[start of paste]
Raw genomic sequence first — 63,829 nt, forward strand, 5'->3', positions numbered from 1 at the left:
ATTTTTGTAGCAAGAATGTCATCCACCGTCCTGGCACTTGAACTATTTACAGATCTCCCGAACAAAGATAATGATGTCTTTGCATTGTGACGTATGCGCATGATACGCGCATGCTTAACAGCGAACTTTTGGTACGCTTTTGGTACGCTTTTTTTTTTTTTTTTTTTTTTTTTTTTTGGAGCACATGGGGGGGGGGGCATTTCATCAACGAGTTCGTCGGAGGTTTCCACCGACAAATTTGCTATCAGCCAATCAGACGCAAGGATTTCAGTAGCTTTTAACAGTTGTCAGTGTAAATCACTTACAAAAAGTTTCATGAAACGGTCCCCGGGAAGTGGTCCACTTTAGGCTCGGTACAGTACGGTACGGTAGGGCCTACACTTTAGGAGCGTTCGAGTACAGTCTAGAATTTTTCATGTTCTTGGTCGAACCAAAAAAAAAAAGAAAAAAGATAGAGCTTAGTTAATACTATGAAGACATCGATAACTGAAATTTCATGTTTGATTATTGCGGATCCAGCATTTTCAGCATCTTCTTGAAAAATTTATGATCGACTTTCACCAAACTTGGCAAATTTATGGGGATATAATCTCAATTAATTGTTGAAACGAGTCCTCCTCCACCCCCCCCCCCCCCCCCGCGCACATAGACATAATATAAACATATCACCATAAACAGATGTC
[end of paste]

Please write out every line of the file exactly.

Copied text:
Raw genomic sequence first — 63,829 nt, forward strand, 5'->3', positions numbered from 1 at the left:
ATTTTTGTAGCAAGAATGTCATCCACCGTCCTGGCACTTGAACTATTTACAGATCTCCCGAACAAAGATAATGATGTCTTTGCATTGTGACGTATGCGCATGATACGCGCATGCTTAACAGCGAACTTTTGGTACGCTTTTGGTACGCTTTTTTTTTTTTTTTTTTTTTTTTTTTTTGGAGCACATGGGGGGGGGGGCATTTCATCAACGAGTTCGTCGGAGGTTTCCACCGACAAATTTGCTATCAGCCAATCAGACGCAAGGATTTCAGTAGCTTTTAACAGTTGTCAGTGTAAATCACTTACAAAAAGTTTCATGAAACGGTCCCCGGGAAGTGGTCCACTTTAGGCTCGGTACAGTACGGTACGGTAGGGCCTACACTTTAGGAGCGTTCGAGTACAGTCTAGAATTTTTCATGTTCTTGGTCGAACCAAAAAAAAAAAGAAAAAAGATAGAGCTTAGTTAATACTATGAAGACATCGATAACTGAAATTTCATGTTTGATTATTGCGGATCCAGCATTTTCAGCATCTTCTTGAAAAATTTATGATCGACTTTCACCAAACTTGGCAAATTTATGGGGATATAATCTCAATTAATTGTTGAAACGAGTCCTCCTCCACCCCCCCCCCCCCCCCCGCGCACATAGACATAATATAAACATATCACCATAAACAGATGTC